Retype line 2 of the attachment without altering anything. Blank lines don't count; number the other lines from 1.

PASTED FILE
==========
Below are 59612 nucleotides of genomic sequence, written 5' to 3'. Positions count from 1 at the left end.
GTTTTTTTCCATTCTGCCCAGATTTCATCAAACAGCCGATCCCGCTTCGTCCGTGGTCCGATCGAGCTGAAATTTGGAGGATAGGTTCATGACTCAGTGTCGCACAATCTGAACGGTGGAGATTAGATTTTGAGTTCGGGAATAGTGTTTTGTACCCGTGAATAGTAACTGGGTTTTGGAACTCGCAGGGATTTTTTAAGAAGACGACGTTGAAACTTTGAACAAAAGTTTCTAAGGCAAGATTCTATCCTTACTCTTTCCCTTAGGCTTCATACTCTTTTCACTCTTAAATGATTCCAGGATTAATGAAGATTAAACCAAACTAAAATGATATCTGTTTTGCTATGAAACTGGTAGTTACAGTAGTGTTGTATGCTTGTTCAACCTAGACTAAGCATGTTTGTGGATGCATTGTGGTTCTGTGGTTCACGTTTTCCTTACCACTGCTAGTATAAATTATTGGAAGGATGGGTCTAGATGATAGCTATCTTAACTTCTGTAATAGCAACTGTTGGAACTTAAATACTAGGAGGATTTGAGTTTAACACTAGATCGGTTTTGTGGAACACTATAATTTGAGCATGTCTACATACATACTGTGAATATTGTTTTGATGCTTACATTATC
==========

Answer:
GTTTTTTTCCATTCTGCCCAGATTTCATCAAACAGCCGATCCCGCTTCGTCCGTGGTCCGATCGAGCTGAAATTTGGAGGATAGGTTCATGACTCAGTGTCGCACAATCTGAACGGTGGAGATTAGATTTTGAGTTCGGGAATAGTGTTTTGTACCCGTGAATAGTAACTGGGTTTTGGAACTCGCAGGGATTTTTTAAGAAGACGACGTTGAAACTTTGAACAAAAGTTTCTAAGGCAAGATTCTATCCTTACTCTTTCCCTTAGGCTTCATACTCTTTTCACTCTTAAATGATTCCAGGATTAATGAAGATTAAACCAAACTAAAATGATATCTGTTTTGCTATGAAACTGGTAGTTACAGTAGTGTTGTATGCTTGTTCAACCTAGACTAAGCATGTTTGTGGATGCATTGTGGTTCTGTGGTTCACGTTTTCCTTACCACTGCTAGTATAAATTATTGGAAGGATGGGTCTAGATGATAGCTATCTTAACTTCTGTAATAGCAACTGTTGGAACTTAAATACTAGGAGGATTTGAGTTTAACACTAGATCGGTTTTGTGGAACACTATAATTTGAGCATGTCTACATACATACTGTGAATATTGTTTTGATGCTTACATTATC